I was recently reading the document created by RSA, “When Advanced Persistent Threats Go Mainstream” . It talks about the changing landscape of security, specifically regarding Advanced Persistent Threats (APTs) and how it once again has made us rethink security. Now, I am completely fine with rethinking security. I love the fact that security is constantly moving, I like to be kept on my toes but what I found most nerve wracking is that it seems the new landscaping means that we need to wave the white flag. Are we at the point that we have “given up” on security and we now want to focus on realizing the level of acceptance? Ok so I may be exaggerating a little bit but what this papers identifies is that everyone is susceptible to being attacked. The target is constantly moving and yet everyone is the target. Taking pieces from individual entities and putting them all together in order to get the full puzzle. Does admitting defeat define companies now? Does admitting you are susceptible along with hundreds of others companies make it “cool”? When it comes down to it, there are two types of companies, those that have hacked and those that admit they have been hacked.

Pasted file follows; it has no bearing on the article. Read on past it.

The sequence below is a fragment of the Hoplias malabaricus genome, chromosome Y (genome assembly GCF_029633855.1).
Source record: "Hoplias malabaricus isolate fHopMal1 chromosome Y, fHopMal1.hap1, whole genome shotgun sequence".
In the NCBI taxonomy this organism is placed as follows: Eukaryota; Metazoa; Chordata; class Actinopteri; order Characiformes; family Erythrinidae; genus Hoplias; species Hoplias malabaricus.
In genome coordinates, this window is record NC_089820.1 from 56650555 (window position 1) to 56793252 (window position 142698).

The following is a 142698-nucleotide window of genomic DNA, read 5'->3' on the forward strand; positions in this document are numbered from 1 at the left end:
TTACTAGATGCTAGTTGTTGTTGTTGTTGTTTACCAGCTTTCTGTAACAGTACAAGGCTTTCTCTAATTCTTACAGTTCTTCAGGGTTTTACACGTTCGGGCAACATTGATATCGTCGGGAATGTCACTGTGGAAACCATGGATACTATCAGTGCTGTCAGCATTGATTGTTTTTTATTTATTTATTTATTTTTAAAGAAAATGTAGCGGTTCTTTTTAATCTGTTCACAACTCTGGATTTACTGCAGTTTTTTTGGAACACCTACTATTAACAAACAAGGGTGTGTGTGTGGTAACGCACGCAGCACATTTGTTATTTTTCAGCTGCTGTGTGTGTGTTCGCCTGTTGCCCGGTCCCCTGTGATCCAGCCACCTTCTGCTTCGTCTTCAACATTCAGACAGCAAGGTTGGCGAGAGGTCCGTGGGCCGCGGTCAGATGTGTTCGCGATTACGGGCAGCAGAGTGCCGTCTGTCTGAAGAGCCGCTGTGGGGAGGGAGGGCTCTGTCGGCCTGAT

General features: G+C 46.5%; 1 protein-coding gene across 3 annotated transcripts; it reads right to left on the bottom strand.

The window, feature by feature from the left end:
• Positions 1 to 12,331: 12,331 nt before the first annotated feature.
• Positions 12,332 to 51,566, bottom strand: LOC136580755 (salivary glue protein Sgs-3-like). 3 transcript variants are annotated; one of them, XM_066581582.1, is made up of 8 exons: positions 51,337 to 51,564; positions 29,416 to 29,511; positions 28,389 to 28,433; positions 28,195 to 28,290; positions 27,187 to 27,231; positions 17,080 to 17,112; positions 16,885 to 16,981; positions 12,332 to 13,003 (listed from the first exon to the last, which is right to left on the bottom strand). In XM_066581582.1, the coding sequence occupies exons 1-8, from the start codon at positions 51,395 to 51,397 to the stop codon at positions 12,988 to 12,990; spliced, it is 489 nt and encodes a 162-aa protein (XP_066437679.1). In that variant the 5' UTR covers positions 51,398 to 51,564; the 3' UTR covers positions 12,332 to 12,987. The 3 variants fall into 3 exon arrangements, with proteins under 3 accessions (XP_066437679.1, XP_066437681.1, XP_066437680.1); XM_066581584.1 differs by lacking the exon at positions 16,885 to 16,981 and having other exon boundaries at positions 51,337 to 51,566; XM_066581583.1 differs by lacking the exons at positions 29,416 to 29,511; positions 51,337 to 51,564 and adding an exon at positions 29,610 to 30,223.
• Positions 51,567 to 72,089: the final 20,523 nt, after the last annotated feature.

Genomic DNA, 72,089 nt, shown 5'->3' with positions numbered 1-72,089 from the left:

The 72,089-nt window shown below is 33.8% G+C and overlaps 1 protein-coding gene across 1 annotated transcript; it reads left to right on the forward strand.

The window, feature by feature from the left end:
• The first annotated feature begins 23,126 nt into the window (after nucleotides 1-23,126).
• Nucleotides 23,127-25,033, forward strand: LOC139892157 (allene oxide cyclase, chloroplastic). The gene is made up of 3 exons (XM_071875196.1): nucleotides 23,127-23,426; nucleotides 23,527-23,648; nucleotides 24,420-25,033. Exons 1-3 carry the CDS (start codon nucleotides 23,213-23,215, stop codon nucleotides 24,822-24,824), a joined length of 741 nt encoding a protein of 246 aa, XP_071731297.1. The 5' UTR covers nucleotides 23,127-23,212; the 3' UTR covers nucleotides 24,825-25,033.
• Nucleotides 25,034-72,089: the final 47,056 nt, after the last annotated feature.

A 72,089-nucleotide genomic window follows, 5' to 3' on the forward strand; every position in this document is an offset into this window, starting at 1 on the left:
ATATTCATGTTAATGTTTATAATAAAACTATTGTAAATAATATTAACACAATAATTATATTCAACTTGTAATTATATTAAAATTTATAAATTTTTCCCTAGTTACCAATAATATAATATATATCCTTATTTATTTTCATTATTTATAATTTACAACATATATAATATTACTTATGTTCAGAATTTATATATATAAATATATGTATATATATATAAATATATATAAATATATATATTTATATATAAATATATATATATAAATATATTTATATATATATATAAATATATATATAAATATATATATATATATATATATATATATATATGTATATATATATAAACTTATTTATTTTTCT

It appears that we are changing this landscaping specifically because of the end users and their realization of security. I get annoyed when I hear others talk about the fact that security is hindering their day to day life either at work or at home. Clearly people are not getting the message. Even though their personal accounts might have been violated through other breaches such as Sony, Nintendo, and Gameloft, people are not asking for more security…. they are asking for less. Taking how the end users look at their security helps define the security policies and plans but does this new landscape change anything pertaining to the end users? I know that we can not shut down all access but I feel like we need to use the tools we have it prevent such situations. For instance, using virtual machines for individual internet surfing sessions or using virtual machines to open attachments and scanning them could be ways to reduce risk as well. We have some of the tools and we need to continue to grow our capabilities but I am not sure I am ready to wave that white flag. The fighting will make us stronger and make us smarter, we can’t back down on this challenge.